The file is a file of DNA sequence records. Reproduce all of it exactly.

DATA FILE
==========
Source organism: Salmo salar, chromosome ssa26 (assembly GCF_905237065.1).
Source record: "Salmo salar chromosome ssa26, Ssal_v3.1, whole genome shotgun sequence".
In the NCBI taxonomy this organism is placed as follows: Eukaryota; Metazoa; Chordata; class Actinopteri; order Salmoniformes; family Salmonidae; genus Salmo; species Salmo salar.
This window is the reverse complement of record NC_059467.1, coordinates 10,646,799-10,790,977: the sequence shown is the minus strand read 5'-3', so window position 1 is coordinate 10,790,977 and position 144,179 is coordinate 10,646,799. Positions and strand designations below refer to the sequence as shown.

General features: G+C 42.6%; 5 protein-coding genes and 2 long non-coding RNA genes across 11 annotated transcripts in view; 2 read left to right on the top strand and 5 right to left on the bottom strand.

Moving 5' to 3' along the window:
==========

Source organism: Salmo salar, chromosome ssa26 (assembly GCF_905237065.1).
Source record: "Salmo salar chromosome ssa26, Ssal_v3.1, whole genome shotgun sequence".
In the NCBI taxonomy this organism is placed as follows: Eukaryota; Metazoa; Chordata; class Actinopteri; order Salmoniformes; family Salmonidae; genus Salmo; species Salmo salar.
This window is the reverse complement of record NC_059467.1, coordinates 10,646,799-10,790,977: the sequence shown is the minus strand read 5'-3', so window position 1 is coordinate 10,790,977 and position 144,179 is coordinate 10,646,799. Positions and strand designations below refer to the sequence as shown.

General features: G+C 42.6%; 5 protein-coding genes and 2 long non-coding RNA genes across 11 annotated transcripts in view; 2 read left to right on the top strand and 5 right to left on the bottom strand.

Moving 5' to 3' along the window: